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Four pronged spear

Date: c 1988
Dimensions:
Overall: 25 x 2488 x 25 mm, 0.35 kg
Medium: Wood, pigment
Credit Line: ANMM Collection
Classification:Tools and equipment
Object Name: Spear
Object No: 00006783
Related Place:Borroloola,

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    Description
    Four pronged spear, comprising of a wooden shaft and metal prongs. Main body of shaft is painted with red pigment. Both ends are detailed with bands of black and white pigment.
    This harpoon is associated with the bark canoe made in Borroloola.
    SignificanceThe Borroloola bark canoe is, apart from the paperbark raft (na-wukungka), the tradtional indigenous watercraft of the Yanyuwa people .
    HistoryOne of the biggest disadvantages that the Yanyuwa saw with the bark canoes was the fact that once full of water they sink, whereas a dugout canoe will stay afloat and once righted only needs to be bailed out.There were few, if no second chances with a bark canoe.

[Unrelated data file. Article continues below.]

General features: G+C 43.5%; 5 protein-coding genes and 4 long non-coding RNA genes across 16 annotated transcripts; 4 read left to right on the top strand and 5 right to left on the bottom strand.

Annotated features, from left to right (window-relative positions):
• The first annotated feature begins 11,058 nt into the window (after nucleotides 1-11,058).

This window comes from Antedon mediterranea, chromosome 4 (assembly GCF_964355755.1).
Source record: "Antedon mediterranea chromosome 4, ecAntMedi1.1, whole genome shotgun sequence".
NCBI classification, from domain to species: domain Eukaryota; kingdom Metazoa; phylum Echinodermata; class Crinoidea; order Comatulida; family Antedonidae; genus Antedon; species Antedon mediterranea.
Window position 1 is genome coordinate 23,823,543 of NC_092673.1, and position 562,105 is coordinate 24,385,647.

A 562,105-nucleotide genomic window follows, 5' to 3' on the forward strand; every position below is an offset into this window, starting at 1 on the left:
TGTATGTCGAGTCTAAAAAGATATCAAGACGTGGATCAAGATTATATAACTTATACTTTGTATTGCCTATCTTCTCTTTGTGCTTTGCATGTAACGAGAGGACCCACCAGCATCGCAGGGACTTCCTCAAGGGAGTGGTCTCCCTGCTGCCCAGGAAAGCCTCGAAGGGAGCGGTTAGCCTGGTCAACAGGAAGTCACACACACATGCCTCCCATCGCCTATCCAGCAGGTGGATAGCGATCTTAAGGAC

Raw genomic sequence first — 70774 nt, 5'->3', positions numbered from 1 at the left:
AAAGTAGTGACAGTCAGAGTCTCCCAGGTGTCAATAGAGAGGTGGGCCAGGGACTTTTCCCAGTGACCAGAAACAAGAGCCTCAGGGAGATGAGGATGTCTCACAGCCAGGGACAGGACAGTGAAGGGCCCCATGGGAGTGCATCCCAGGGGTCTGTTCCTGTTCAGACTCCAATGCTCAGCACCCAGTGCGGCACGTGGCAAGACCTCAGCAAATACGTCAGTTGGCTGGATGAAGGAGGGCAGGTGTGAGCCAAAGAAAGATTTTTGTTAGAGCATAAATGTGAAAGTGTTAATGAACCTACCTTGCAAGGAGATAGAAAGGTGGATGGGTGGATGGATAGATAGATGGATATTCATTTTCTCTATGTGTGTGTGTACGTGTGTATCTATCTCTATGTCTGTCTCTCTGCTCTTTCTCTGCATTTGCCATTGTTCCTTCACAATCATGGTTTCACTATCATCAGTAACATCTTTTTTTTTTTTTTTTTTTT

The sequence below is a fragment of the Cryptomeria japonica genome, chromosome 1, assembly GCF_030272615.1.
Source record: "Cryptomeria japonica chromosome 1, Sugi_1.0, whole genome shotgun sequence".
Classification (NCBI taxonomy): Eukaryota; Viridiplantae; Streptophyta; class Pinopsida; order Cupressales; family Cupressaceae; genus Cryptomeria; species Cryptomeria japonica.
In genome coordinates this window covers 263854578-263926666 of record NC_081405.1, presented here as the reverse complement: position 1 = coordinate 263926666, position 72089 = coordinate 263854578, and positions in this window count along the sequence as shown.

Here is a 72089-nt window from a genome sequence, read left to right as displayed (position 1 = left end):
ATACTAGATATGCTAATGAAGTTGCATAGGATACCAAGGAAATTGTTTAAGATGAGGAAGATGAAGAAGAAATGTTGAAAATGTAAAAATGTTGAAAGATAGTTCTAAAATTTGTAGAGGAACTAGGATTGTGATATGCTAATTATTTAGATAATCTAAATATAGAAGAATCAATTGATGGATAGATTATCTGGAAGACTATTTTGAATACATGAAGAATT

The hunting of dugong and sea-turtle would appear to have been quite a perilous occupation from such frail craft as a bark canoe.

    Dugongs were only brought near to the canoe after they were dead, as the thrashing of a harpooned dugong could easily destroy the craft. When harpooned the dugong was allowed to tow the craft until it tired. The hunter then dived over board, following the rope until he reached the dugong, he waited for it to surface and as it took a breath he thrust his fingers into the nostrils of the dugong. He then stayed with the dugong until it died. Only then was it brought anywhere near the canoe, ready to be towed back to land. If there were any reefs or sandbars in the vitcinity of the kill, the dugong was taken and butchered in the shallow water. The meat was then loaded into the canoe and taken back to the camp.
    Sea turtles when harpooned were brought close to the canoe, and then with some effort the canoe was paddled to a location where the sea was shallow enough for someone to stand, and the turtle was lifted into the canoe.

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